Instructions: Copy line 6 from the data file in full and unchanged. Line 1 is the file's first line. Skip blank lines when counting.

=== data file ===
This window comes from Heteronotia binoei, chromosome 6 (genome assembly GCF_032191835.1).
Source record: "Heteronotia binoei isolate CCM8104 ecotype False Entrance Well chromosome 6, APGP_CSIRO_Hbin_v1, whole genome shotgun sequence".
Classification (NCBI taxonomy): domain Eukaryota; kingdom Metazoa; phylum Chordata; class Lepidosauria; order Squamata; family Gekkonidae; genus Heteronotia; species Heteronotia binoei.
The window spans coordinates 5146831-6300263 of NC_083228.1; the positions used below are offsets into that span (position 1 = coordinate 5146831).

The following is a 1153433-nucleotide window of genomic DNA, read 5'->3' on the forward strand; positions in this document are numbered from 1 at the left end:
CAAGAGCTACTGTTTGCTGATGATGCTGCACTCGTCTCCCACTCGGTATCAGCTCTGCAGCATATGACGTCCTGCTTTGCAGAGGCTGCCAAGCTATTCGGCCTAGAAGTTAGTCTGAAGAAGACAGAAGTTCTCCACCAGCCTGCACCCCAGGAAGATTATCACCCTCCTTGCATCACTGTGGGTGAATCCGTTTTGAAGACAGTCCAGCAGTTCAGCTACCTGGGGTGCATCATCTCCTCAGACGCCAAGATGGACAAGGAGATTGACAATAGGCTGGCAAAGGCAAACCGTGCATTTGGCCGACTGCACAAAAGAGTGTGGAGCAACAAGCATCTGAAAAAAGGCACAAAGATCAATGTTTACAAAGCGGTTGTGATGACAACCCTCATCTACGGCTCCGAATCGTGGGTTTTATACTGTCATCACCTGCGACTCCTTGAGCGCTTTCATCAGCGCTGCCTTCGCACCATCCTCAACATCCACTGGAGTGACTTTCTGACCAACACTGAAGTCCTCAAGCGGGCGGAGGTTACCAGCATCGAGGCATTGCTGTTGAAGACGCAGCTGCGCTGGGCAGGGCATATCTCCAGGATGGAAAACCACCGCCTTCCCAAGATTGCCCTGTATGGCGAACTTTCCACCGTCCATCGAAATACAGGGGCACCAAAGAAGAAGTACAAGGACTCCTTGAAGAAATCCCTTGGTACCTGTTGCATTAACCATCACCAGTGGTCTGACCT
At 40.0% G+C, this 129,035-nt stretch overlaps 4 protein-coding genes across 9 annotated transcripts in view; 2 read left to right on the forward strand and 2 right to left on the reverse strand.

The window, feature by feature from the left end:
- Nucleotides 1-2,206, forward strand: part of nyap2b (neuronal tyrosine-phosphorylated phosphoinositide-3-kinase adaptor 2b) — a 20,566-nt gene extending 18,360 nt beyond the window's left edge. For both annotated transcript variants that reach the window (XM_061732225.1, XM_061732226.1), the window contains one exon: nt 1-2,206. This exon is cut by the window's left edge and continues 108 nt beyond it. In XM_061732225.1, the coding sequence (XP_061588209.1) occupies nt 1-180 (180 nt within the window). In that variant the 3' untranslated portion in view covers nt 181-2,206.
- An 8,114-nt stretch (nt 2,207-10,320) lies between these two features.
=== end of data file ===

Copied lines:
CAAGAGCTACTGTTTGCTGATGATGCTGCACTCGTCTCCCACTCGGTATCAGCTCTGCAGCATATGACGTCCTGCTTTGCAGAGGCTGCCAAGCTATTCGGCCTAGAAGTTAGTCTGAAGAAGACAGAAGTTCTCCACCAGCCTGCACCCCAGGAAGATTATCACCCTCCTTGCATCACTGTGGGTGAATCCGTTTTGAAGACAGTCCAGCAGTTCAGCTACCTGGGGTGCATCATCTCCTCAGACGCCAAGATGGACAAGGAGATTGACAATAGGCTGGCAAAGGCAAACCGTGCATTTGGCCGACTGCACAAAAGAGTGTGGAGCAACAAGCATCTGAAAAAAGGCACAAAGATCAATGTTTACAAAGCGGTTGTGATGACAACCCTCATCTACGGCTCCGAATCGTGGGTTTTATACTGTCATCACCTGCGACTCCTTGAGCGCTTTCATCAGCGCTGCCTTCGCACCATCCTCAACATCCACTGGAGTGACTTTCTGACCAACACTGAAGTCCTCAAGCGGGCGGAGGTTACCAGCATCGAGGCATTGCTGTTGAAGACGCAGCTGCGCTGGGCAGGGCATATCTCCAGGATGGAAAACCACCGCCTTCCCAAGATTGCCCTGTATGGCGAACTTTCCACCGTCCATCGAAATACAGGGGCACCAAAGAAGAAGTACAAGGACTCCTTGAAGAAATCCCTTGGTACCTGTTGCATTAACCATCACCAGTGGTCTGACCT